Giant shipworm found in Philippines

The giant shipworm feeds from a valve (marked V) and has two siphons at its tail (marked S) to take in and expel water PNAS.ORG

Scientists have found live specimens of the rare giant shipworm for the first time, in the Philippines. Details of the creature, which can reach up to 1.55m (5ft) in length and 6cm (2.3in) in diameter, were published in a US science journal.

The giant shipworm spends its life encased in a hard shell, submerged head-down in mud, which it feeds on. Though its existence has been known for years, no living specimen had been studied until now.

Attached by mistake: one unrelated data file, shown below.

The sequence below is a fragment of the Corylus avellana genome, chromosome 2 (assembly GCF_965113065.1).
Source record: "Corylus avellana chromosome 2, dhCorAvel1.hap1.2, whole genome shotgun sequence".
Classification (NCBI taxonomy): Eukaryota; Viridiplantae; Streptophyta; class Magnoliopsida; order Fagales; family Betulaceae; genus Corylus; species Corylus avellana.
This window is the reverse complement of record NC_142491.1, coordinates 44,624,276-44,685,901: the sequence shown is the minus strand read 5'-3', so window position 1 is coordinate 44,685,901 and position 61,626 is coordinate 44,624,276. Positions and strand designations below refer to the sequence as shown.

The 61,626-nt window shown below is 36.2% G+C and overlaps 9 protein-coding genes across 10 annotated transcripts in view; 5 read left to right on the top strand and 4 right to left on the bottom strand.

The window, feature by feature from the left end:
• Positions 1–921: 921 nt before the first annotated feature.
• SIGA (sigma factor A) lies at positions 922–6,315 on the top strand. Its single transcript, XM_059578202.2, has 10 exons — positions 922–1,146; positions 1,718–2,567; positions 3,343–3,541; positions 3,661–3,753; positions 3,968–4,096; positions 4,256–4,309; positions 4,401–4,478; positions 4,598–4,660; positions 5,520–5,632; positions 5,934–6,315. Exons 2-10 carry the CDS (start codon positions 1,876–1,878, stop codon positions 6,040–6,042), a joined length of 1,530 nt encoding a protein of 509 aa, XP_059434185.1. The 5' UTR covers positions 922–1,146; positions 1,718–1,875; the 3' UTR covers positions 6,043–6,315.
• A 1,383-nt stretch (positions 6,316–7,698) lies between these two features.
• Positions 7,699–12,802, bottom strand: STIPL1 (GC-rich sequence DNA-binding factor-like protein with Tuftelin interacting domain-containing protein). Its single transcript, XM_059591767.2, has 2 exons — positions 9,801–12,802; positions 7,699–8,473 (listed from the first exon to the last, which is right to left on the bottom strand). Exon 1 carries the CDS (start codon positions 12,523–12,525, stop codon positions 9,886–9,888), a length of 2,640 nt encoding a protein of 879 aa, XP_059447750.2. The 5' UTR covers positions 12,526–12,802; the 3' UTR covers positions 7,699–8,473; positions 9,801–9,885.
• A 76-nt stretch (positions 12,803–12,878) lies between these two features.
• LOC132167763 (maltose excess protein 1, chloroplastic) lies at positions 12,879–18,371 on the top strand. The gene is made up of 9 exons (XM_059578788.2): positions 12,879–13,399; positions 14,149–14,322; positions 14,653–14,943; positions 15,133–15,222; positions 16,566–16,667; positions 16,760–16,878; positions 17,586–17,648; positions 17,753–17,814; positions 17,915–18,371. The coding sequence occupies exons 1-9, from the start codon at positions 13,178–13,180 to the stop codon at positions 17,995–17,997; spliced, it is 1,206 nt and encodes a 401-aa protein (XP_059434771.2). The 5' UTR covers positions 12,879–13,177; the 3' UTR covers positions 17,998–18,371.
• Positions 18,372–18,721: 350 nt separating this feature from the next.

Despite its name it is actually a bivalve, which is the same group as clams and mussels.

The “rare and enigmatic species”, also known as Kuphus polythamia, is the longest living bivalve known to man, according to the study published in the Proceedings of the National Academy of Sciences of the United States of America (PNAS). BBC

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